skaffold debug examines the built artifacts to determine the underlying language runtime technology. Kubernetes manifests that reference these artifacts are transformed on-the-fly to enable the language runtime’s debugging functionality. These transforms add or alter environment variables and entrypoints, and more.

Some language runtimes require additional support files to enable debugging. For these languages, a special set of runtime-specific images are configured as init-containers to populate a shared-volume that is mounted into each of the appropriate containers. These images are hosted at; alternative locations can be specified in Skaffold’s global configuration.

For images that are successfully recognized, Skaffold adds a annotation to the corresponding Kubernetes pod-spec that encode the debugging parameters.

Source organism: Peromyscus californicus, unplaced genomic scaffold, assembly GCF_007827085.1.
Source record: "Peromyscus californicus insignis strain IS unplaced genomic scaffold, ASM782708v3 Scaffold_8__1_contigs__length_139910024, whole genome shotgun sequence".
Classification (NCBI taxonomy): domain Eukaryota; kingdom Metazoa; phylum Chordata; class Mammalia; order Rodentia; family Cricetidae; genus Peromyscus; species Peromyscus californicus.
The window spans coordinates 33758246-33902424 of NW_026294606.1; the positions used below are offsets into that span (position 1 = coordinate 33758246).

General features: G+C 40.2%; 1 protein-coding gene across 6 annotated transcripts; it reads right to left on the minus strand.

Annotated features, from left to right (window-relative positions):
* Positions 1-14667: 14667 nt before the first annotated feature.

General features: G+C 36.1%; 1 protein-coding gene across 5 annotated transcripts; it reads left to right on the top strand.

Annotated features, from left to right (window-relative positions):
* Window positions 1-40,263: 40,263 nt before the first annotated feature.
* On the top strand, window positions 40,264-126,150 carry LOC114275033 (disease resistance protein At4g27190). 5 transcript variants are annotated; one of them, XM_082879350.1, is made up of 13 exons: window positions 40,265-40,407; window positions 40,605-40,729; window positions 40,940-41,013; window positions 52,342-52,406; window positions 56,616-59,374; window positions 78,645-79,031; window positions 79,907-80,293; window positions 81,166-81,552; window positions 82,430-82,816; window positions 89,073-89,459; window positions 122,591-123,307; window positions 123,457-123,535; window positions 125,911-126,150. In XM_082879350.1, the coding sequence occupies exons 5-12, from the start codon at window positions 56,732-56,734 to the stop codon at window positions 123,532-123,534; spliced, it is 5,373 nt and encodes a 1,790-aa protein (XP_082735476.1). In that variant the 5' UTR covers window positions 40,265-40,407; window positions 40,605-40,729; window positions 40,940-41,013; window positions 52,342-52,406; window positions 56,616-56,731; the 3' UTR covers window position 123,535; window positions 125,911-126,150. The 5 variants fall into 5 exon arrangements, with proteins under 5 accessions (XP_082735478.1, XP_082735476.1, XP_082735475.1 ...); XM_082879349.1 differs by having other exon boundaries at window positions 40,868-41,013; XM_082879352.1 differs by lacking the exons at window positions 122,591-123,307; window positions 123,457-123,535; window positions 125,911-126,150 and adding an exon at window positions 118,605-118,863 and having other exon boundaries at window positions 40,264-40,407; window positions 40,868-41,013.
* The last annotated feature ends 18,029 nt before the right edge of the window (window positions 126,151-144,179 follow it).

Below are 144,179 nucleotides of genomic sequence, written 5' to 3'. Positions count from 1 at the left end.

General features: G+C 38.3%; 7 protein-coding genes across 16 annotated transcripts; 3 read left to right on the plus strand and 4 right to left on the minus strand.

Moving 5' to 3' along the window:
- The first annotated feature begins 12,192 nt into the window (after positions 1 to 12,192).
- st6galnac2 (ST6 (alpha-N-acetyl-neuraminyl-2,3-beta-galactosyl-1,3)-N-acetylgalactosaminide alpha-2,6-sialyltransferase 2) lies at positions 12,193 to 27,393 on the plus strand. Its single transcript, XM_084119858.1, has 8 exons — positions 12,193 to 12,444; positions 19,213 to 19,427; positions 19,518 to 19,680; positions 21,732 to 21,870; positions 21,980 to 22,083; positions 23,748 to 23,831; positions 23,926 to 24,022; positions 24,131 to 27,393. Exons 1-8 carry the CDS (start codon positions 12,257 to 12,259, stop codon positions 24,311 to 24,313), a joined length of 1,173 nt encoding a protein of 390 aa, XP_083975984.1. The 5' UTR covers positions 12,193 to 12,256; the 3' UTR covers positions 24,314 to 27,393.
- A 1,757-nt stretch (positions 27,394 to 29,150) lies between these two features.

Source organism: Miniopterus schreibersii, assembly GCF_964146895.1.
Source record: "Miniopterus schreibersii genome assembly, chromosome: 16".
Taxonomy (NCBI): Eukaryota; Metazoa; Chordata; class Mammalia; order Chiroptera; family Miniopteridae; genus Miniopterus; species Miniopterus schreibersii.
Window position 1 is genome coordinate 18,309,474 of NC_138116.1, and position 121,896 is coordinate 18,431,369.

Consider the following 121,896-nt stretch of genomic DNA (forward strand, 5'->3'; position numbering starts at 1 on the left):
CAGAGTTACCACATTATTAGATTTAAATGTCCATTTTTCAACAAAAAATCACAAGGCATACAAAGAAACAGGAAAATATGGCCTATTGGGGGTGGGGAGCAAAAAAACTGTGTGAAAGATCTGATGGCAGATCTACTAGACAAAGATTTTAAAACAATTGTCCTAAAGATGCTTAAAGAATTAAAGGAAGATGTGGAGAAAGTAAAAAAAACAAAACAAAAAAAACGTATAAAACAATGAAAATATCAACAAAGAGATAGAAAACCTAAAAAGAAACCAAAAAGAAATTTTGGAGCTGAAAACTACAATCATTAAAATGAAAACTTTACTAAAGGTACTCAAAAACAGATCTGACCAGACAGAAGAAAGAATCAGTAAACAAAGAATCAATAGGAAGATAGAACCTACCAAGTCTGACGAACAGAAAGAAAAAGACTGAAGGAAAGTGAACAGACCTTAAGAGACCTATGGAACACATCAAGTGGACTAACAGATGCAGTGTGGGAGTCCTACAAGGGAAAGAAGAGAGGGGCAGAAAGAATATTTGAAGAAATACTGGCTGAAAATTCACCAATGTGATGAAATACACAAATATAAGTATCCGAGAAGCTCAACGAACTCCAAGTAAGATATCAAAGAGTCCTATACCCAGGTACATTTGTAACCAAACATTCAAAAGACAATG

Monitoring for debuggable containers

Once the application is deployed, debug monitors the cluster looking for debuggable pods with a annotation. For each new debuggable pod, Skaffold emits an event that can be used by tools like IDEs to establish a debug session.

Additional changes

debug makes some other adjustments to simplify the debug experience:

  • Replica Counts: debug rewrites the replica counts to 1 for deployments, replica sets, and stateful sets. This results in requests being serialized so that one request is processed at a time.

  • Kubernetes Probes: debug changes the timeouts on HTTP-based liveness, readiness, and startup probes to 600 seconds (10 minutes) from the default of 1 second. This change allows probes to be debugged, and avoids negative consequences from blocked probes when the app is already suspended during a debugging session. Failed liveness probes in particular result in the container being terminated and restarted.